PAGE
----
Ingrid Eagly, a professor at UCLA School of Law who co-wrote a paper on Lexipol for the Texas Law Review, concluded the company structures its policies in a way that's "designed to give maximum discretion to law enforcement officers."
Clients have included police departments in Brooklyn Center, Minnesota, where Daunte Wright was killed this year; Sacramento, California, where Stephon Clark was killed in 2018; and St. Anthony, Minnesota, where Philando Castile was killed in 2016. All were Black men.
Lexipol charges public safety agencies annual fees on a sliding scale depending on their size. Often the purchase is subsidized by municipal risk pools.
The company has become a one-stop shop for law enforcement agencies, providing online training, grant assistance, legal analyses, webinars and media through sites like Police One, whose articles are cited by expert witnesses.
Bruce Praet, one of the founders, is a defense attorney who frequently represents officers and departments that have been sued, many of which have Lexipol policies. Co-founder Gordon Graham is an attorney and portrays himself as a risk-management guru. Both are former California cops.
The company regularly partners with the Force Science Institute, whose founder, psychologist Bill Lewinski, is viewed by many policing experts as biased toward police. An editor for the American Psychology Journal called his work "pseudoscience." The Justice Department said it's unreliable.
An independent law enforcement expert who reviewed Brown's death for the Pasquotank County sheriff cited Lexipol and Force Science Institute language, concluding that the use of deadly force "was in direct response to the imminent threat of serious physical harm to persons caused by Mr. Brown’s wanton and reckless operation of his motor vehicle.”
Pasquotank County Sheriff Tommy Wooten did not respond to requests for comment.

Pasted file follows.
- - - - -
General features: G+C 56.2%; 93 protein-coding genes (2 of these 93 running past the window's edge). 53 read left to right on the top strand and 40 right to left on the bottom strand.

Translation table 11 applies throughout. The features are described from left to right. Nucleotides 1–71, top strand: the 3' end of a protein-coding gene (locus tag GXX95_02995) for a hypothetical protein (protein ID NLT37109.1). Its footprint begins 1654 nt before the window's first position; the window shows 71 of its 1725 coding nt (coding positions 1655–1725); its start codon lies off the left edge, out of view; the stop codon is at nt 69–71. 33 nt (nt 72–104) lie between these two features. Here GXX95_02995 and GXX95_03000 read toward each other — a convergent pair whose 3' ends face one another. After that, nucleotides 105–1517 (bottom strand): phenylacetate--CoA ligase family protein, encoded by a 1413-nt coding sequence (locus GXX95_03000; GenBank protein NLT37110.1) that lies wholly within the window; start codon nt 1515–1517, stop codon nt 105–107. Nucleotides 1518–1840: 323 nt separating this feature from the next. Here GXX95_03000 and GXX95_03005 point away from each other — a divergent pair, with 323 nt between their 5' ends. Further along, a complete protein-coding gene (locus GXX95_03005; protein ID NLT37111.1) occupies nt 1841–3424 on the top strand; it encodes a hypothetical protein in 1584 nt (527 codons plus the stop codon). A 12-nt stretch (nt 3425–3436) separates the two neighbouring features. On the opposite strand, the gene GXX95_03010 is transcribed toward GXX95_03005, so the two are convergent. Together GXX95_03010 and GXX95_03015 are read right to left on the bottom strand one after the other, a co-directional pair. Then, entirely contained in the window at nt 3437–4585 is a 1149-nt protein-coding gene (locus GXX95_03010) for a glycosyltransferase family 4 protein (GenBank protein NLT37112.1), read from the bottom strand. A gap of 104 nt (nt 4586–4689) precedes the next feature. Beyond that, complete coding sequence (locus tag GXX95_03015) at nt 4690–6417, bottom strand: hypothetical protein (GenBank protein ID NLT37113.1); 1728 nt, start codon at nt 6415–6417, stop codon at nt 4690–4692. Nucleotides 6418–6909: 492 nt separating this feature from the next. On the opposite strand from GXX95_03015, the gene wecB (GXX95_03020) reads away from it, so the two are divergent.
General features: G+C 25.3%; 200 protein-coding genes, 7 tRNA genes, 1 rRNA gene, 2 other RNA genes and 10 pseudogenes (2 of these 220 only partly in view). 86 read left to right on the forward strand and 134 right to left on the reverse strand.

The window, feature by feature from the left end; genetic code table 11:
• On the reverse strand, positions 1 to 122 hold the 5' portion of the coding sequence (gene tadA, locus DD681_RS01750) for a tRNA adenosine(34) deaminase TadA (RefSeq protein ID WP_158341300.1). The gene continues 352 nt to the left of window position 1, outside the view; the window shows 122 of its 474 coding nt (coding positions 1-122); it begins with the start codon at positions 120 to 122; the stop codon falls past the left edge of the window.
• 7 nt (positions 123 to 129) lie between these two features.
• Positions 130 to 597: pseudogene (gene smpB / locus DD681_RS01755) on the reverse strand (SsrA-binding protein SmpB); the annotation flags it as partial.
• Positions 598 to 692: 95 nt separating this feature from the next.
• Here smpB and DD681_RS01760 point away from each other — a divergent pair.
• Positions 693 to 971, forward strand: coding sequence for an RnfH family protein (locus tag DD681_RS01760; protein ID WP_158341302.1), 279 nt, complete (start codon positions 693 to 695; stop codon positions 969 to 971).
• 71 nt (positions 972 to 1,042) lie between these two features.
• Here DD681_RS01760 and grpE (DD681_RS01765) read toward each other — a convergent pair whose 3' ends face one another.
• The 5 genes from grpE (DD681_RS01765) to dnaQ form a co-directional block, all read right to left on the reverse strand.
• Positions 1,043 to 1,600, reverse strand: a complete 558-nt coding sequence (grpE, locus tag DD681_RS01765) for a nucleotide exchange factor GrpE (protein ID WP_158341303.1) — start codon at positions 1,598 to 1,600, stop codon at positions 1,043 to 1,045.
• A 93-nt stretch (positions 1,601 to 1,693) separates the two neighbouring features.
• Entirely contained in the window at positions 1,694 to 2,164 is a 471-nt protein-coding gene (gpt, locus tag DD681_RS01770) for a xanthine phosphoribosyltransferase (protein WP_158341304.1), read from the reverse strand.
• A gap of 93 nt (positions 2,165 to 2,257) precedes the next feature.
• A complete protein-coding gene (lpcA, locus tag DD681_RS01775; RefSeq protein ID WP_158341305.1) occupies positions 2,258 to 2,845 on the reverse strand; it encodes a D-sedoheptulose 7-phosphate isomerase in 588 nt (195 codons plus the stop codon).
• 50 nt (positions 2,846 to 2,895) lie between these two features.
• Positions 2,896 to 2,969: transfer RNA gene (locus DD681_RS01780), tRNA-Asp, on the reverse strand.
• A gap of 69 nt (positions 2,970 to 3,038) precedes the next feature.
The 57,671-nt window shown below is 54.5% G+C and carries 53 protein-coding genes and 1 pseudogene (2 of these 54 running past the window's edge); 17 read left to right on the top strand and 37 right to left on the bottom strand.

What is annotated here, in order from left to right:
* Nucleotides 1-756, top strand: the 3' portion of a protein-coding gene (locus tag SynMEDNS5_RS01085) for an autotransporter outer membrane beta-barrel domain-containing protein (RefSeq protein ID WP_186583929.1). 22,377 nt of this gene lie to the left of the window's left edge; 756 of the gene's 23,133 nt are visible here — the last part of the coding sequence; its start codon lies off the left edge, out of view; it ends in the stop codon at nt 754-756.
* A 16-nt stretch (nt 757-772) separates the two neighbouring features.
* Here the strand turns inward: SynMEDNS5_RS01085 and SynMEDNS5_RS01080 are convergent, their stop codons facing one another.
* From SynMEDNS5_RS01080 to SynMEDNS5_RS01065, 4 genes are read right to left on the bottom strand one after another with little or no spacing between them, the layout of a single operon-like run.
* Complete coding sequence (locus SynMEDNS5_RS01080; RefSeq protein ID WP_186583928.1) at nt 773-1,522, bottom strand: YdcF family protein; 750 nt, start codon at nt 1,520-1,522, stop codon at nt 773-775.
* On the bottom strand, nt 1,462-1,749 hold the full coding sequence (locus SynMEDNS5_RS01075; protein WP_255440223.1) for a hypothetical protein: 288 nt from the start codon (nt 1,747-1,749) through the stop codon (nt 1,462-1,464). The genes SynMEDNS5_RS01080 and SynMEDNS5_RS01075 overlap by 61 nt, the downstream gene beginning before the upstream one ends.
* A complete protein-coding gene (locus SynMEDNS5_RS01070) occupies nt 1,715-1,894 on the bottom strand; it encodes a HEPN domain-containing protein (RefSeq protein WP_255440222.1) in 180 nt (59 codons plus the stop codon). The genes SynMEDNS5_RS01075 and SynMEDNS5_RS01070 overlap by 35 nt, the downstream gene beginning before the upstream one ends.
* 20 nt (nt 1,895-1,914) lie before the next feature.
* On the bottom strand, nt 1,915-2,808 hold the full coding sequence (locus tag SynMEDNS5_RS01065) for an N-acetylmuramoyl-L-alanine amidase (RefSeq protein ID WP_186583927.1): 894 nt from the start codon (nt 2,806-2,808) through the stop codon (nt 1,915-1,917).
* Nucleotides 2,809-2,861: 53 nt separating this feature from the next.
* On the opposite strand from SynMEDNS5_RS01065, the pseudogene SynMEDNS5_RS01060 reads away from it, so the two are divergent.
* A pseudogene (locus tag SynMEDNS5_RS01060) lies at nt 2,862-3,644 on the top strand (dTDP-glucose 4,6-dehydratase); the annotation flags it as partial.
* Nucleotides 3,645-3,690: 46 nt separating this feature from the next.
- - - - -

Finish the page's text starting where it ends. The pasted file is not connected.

"There's a growing public demand for police departments to use less force and to use less pain compliance," Greenwood said. "A use-of-force policy that you get from a vendor that allows you to go ... right up to the absolute limit of what you can get away with constitutionally is completely inconsistent with the growing public sentiment."
‘Nothing n police work is black and whitIn 2016, the influential Washington, D.C.-based Police Executive Research Forum urged law enforcement agencies to raise their use-of-force standards above the constitutional minimum.
The litmus test established by case law is that proper use of force is based on whether a reasonable officer would have done the same thing in the same circumstance, with the same knowledge.
The group's stricter guidance was fought by the International Association of Chiefs of Police and the Fraternal Order of Police, which represents 356,000 law enforcement officers across the country.
Lexipol was on their side. In a series of articles published on its site, the company criticized the Police Executive Research Forum's report, saying its guidelines sacrificed officer safety and overemphasized the "sanctity of life."
A year later, law enforcement groups put out a "National Consensus Policy on Use of Force" recommending, among other things, that agencies mandate de-escalation tactics and avoid shooting at moving vehicles.
Again, Lexipol pushed back. Calling de-escalation "the latest buzzword," Praet wrote that "agencies must exercise extreme caution" when mandating what officers should do.
In a webinar after the 2019 passage of a California law mandating a higher standard for deadly force, Praet said, "One of our secret sauces, so to speak, is that rarely, if ever, will you see the use of the word 'shall' in our policies because nothing in police work is black and white."
Praet encourages liberal use of the word "reasonably" in policies – as in "reasonably appears necessary" or "reasonably believes." But that makes for murky guidance.
"If there’s any kind of room for extenuating circumstances, officers interpret that as, well, this could be an extenuating circumstance," said Chuck Wexler, executive director of the Police Executive Research Forum. "You need to be clear and unambiguous. What these other policies do is allow some kind of wiggle room."
Lexipol staff often use edge cases to make their points. At a May conference, program manager Mike Ranalli, retired chief of the Glenville, New York, police department, discussed shooting at a moving vehicle. He showed a video of officers on foot trying to stop a car in the snow. One of the officers falls and slides in front of the fleeing vehicle. Ranalli said the situation showed why officers may need to fire at a moving vehicle.
That's not a typical situation, Wexler said. Most cases in which officers shoot at a moving car involve those who place themselves in danger, such as by moving in front of a fleeing vehicle, he said.
The New York Police Department has banned shooting at moving vehicles for nearly 50 years –– as long as the threat is solely from the vehicle. That move led to an immediate, sharp reduction in uses of lethal force, Wexler said. Other major police departments have followed suit.